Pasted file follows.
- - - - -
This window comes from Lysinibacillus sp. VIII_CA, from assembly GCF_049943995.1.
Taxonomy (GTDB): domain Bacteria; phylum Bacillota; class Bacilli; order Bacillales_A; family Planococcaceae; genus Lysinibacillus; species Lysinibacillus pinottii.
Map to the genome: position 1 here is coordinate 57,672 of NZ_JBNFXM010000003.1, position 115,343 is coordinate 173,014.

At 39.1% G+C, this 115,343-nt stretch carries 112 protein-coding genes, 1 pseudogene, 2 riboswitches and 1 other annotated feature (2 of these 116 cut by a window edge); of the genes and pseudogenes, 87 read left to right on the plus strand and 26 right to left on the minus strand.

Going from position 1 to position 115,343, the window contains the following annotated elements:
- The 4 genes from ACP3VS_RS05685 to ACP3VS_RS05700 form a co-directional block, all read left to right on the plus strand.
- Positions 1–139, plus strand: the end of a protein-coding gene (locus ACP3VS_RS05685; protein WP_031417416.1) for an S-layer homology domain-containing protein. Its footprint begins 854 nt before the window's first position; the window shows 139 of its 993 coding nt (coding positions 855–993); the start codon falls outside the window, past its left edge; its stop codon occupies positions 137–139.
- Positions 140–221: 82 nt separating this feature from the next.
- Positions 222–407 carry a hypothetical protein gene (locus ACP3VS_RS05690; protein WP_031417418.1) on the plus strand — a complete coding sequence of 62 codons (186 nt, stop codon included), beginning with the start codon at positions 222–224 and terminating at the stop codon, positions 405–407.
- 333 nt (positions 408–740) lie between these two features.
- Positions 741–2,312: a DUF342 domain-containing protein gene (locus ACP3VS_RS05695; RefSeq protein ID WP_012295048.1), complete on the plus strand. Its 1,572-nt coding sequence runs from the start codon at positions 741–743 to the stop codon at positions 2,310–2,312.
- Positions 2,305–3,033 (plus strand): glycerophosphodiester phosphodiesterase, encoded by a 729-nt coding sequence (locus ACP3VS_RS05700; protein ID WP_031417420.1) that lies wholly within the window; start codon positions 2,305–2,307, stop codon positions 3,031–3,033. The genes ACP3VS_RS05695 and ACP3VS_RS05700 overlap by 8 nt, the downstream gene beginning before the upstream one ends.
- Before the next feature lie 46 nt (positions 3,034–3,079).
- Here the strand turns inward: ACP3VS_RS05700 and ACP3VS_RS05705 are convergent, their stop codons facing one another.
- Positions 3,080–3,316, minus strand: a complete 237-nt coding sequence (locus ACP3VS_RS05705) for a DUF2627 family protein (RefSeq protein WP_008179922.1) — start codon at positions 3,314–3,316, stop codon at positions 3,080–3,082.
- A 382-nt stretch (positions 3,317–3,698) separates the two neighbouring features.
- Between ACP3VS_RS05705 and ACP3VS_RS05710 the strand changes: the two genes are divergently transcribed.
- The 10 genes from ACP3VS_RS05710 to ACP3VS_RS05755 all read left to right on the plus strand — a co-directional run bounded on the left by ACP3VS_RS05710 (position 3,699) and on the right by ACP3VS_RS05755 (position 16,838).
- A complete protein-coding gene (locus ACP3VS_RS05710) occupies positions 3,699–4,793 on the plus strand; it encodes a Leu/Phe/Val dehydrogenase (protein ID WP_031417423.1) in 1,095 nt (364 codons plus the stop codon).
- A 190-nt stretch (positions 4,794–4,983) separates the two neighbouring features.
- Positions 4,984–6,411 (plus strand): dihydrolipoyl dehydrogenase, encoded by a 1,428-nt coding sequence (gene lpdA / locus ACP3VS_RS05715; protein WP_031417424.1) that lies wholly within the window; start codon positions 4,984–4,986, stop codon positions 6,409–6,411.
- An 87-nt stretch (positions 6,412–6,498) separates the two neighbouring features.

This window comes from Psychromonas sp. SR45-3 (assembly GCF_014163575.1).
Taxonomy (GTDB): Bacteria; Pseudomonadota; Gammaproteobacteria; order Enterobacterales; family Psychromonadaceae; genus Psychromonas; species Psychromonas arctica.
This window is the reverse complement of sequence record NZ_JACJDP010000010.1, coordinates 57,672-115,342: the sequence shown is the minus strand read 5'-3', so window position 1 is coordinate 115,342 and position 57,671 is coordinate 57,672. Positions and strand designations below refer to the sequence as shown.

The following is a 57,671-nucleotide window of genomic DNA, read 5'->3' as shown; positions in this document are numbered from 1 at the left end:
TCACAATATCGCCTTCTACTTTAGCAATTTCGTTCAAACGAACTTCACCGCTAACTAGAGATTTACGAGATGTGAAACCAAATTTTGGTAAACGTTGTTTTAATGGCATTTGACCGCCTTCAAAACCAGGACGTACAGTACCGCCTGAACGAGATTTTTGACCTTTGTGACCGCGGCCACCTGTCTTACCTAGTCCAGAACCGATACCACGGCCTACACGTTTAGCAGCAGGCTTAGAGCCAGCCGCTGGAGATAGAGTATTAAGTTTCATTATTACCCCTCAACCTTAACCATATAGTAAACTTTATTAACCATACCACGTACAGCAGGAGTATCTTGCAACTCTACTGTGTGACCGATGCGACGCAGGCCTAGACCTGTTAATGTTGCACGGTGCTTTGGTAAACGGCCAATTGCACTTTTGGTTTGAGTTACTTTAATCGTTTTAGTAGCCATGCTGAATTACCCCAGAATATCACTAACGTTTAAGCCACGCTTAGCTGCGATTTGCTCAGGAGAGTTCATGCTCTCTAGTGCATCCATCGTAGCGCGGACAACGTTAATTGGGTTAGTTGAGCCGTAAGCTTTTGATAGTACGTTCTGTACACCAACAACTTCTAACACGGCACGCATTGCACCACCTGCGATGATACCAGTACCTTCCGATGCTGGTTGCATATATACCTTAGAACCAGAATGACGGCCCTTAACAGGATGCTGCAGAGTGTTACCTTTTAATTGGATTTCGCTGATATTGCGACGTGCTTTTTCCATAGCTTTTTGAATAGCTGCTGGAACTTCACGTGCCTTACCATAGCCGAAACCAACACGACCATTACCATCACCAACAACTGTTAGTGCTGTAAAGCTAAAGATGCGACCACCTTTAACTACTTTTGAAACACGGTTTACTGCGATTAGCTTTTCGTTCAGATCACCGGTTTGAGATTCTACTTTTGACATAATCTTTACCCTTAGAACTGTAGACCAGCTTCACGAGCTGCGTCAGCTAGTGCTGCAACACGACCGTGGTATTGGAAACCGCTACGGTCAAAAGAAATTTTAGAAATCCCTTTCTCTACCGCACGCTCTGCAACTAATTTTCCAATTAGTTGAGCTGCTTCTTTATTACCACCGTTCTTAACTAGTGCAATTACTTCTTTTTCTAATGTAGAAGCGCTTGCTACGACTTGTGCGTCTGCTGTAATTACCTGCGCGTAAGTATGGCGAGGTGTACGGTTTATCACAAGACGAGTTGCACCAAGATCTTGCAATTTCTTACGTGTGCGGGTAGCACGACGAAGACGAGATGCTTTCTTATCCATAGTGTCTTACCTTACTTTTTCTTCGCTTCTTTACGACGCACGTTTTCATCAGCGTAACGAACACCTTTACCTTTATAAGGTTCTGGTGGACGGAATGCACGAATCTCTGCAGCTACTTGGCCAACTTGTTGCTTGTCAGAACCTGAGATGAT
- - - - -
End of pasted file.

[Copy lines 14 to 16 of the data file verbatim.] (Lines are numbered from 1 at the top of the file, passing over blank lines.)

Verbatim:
- Here the strand turns inward: ACP3VS_RS05700 and ACP3VS_RS05705 are convergent, their stop codons facing one another.
- Positions 3,080–3,316, minus strand: a complete 237-nt coding sequence (locus ACP3VS_RS05705) for a DUF2627 family protein (RefSeq protein WP_008179922.1) — start codon at positions 3,314–3,316, stop codon at positions 3,080–3,082.
- A 382-nt stretch (positions 3,317–3,698) separates the two neighbouring features.